red-tinted mosquito on human skin

New research: Mosquitoes are seeing red

The likelihood of being bitten by a mosquito in your lifetime is high. But knowing what might be attracting them can help you take action to reduce your chances of becoming the target of these blood-sucking pests.

What are the signals that mosquitoes are most attracted to? Breath — specifically the carbon dioxide (CO2) you exhale, the smell of your body, the temperature of your skin, and now, according to a 2022 study conducted by the University of Washington in Seattle, the color red.

In addition to being attracted to the color red, the mosquitoes in the study also showed an interest in orange and cyan (a shade of blue). While they completely ignored violet, blue, green, and yellow-green.

This discovery is important because it can help with innovative solutions that assist in reducing the spread of malaria and other life-threatening, mosquito-borne diseases. However, until a sure-fire solution becomes readily available, take a look at what signals attract mosquitoes and how you can decrease your attractiveness.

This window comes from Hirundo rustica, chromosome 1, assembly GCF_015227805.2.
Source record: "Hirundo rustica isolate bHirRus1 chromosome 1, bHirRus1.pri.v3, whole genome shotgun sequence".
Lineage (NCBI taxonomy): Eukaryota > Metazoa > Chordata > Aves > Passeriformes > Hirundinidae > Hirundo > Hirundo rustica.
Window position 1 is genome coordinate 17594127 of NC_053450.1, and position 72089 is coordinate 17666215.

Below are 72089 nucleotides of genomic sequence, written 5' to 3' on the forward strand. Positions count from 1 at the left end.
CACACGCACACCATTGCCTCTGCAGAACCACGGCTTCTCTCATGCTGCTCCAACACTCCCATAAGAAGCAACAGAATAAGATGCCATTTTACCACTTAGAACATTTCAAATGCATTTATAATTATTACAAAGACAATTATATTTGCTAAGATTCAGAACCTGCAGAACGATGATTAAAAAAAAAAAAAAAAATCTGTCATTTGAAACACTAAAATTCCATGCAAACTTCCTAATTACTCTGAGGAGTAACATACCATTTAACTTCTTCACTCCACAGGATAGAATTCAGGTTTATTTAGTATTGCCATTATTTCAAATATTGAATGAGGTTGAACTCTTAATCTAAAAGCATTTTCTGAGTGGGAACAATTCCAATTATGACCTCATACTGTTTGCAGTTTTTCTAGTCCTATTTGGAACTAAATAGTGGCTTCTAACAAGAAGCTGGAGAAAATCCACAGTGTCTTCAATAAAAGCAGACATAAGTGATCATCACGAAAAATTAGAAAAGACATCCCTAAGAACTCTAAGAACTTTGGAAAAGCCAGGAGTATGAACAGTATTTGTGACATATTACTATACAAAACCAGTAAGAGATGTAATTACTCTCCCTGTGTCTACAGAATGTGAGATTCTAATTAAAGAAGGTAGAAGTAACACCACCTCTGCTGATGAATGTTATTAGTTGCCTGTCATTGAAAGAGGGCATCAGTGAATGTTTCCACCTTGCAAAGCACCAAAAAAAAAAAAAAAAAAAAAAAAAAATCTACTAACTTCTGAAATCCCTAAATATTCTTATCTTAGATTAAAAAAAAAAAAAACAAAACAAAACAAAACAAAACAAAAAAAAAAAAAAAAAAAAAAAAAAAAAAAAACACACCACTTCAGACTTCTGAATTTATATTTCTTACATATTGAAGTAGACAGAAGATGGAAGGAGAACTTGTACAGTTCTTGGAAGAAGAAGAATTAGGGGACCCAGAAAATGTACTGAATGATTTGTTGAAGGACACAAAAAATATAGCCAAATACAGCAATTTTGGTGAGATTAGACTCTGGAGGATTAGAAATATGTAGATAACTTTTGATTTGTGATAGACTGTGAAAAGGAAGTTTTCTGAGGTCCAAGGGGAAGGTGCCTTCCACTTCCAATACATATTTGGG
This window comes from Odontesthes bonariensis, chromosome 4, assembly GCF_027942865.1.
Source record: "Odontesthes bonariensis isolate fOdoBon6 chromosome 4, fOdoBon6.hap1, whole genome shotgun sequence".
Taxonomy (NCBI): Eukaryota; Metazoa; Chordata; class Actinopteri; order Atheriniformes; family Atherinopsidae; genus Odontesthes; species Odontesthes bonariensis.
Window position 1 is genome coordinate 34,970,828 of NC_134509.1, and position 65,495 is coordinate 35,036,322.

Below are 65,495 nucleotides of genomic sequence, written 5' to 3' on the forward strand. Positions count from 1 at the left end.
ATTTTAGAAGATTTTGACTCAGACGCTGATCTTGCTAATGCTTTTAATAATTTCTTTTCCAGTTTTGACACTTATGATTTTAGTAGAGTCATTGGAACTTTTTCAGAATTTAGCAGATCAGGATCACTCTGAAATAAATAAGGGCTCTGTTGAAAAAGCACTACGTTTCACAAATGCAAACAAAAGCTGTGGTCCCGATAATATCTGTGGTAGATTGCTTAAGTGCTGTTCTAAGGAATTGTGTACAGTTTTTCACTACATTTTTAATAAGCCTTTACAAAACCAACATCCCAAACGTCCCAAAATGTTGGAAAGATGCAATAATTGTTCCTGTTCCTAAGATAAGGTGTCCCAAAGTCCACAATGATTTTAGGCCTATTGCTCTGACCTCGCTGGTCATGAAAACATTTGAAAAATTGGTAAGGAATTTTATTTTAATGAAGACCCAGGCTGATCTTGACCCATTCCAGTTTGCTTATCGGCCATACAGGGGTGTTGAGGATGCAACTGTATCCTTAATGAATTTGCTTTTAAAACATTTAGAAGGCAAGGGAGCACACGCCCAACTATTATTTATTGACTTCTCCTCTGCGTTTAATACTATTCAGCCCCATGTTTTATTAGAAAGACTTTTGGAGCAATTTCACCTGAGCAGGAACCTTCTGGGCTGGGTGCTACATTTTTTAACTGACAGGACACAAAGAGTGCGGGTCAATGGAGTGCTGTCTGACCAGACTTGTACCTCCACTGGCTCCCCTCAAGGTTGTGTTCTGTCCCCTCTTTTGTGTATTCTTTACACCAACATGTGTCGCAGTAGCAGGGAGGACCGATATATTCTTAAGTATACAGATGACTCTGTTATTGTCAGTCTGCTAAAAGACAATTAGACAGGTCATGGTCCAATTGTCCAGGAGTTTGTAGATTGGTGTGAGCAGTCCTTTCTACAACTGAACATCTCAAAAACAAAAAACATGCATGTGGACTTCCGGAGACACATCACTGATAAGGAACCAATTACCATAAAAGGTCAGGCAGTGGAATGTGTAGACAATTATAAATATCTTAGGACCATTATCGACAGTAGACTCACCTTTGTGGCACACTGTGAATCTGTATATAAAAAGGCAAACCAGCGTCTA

4 signals our body sends

visible light color spectrum
  1. Color: You may have heard that wearing light-colored clothes helps deter mosquitoes, which is true. But when it comes to the color your body emits, that’s a layer deeper. When a human emits CO2 into the air it triggers a reaction for a mosquito and they look to see where it’s coming from. Or, as the study reported, they search out visual signals. When presented with varying visual signals – colors in this instance – the mosquitoes showed a preference for red and orange, the color human skin gives off, not the actual pigmentation.
  2. Breath: Obviously you can’t reduce the rate at which you breathe, or decrease the amount of CO2 your body emits, but what you can do is understand that the more active you are and more CO2 you emit, the more you increase your chances of being noticed by a hungry mosquito. FACT: Only female mosquitoes feed on blood. Male mosquitoes feed on nectar.